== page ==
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Research supervision

Your supervisor supports you to produce research of the highest quality. They provide professional advice and guidance throughout your candidature.

You are required to have at least one research supervisor and one secondary supervisor.

Your supervisor’s role is to guide you through your higher degree by research program and usually involves:

  • offering advice in your field of study and providing direction for your research
  • setting milestones and monitoring your progress
  • providing feedback, encouragement and support.

Communicating with your supervisor

When you start at the University of Sydney, you should discuss your proposed progress with your supervisor. You’ll create a research progress plan and outline realistic milestones for your research.

You should establish a communication plan that allows you to regularly meet or correspond to discuss your progress. This will help you keep on track and provide an experienced and expert sounding board for your ideas.

Resolving difficulties with your supervisor

Problems sometimes arise between candidates and their supervisor(s). It’s best for these issues to be addressed as quickly as possible.

You may want to consider the following to resolve any difficulties.

  • Make an appointment with your supervisor. For example, you could say: “Could we arrange a meeting to discuss how we can work most effectively together?” By phrasing it this way, you are encouraging dialogue and your supervisor is less likely to be defensive.
  • Before talking with your supervisor, speak to a friend or a counsellor. Expressing your frustration with a third person will help you be calmer when you speak to your supervisor.
  • Make notes of the points you want to raise with your supervisor. Refer to those notes during the meeting if you need to.
  • Meeting your supervisor can be daunting. Remember, though, that if you are open and courteous, and listen carefully to what they say, your supervisor is more likely to respond positively.
  • Ask open-ended questions such as “What are your expectations of a supervisor-student relationship?” and “What can I do to make your job easier?”. Once you have heard the supervisor’s point of view, you can share your own perspective.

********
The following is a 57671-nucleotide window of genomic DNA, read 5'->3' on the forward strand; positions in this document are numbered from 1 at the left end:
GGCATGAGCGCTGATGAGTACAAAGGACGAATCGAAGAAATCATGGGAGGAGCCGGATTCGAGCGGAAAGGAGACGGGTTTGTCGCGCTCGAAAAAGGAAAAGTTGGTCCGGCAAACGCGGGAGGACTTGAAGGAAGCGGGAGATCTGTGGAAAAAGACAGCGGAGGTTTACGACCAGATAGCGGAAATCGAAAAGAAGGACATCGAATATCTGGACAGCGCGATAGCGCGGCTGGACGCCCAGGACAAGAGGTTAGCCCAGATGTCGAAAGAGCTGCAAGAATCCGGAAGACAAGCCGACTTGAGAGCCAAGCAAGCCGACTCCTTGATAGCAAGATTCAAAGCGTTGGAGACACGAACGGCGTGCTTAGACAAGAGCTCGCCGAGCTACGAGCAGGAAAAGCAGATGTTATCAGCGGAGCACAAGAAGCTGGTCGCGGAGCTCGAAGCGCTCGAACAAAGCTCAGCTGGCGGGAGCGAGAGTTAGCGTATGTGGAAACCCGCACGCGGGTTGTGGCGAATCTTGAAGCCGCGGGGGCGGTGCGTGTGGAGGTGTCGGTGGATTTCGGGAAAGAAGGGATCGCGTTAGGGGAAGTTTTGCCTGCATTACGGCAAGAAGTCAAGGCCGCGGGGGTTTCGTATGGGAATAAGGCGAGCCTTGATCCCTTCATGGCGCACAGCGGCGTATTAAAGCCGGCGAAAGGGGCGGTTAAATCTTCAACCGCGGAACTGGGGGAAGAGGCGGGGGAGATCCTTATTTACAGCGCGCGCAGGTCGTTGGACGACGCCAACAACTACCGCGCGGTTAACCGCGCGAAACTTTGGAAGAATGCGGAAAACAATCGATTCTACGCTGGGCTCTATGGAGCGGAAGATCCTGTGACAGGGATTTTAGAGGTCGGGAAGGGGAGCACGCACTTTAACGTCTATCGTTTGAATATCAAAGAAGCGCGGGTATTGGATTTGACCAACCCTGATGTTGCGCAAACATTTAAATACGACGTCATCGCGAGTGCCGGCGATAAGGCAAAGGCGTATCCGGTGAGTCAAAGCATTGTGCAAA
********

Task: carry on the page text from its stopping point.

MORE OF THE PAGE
• You might use your annual progress review to express your problems – other staff members will be present, and they may be able to offer solutions.

If you are not able to resolve any issues directly with your supervisor, you can seek the help of the postgraduate coordinator, head of department/school or any other member of permanent staff.

You can also seek advice and support from the Sydney University Postgraduate Representative Association (SUPRA), Counselling and Psychological Services (CAPS) or compliance officers (for international students).

Changing your supervisor

As you progress with your research, you might move into different areas of interest or your thesis topic might change.

In this case it may be beneficial to have additional or alternative advice. You can complement your supervisor’s experience with an academic staff member in another discipline or faculty.

You can also explore Research Supervisor Connect to discover the research interests, experience and publications of University academic staff.

How to apply

Once you find suitable academic staff, talk to them about your research and supervision options. Consult your current supervisors and discuss any new supervision arrangements.

You can then submit a request to change your supervisor. This will need formal academic approval.

Submit your request through Sydney Student. Go to ‘My studies’, ‘Course details’, then ‘Request change of supervisor’ next to your current supervisor.

Higher Degree by Research Administration Centre

Address
Level 5, Jane Foss Russell Building, Darlington Campus
Opening hours: 9am to 5pm, Monday to Friday
Last updated: 28 April 2017

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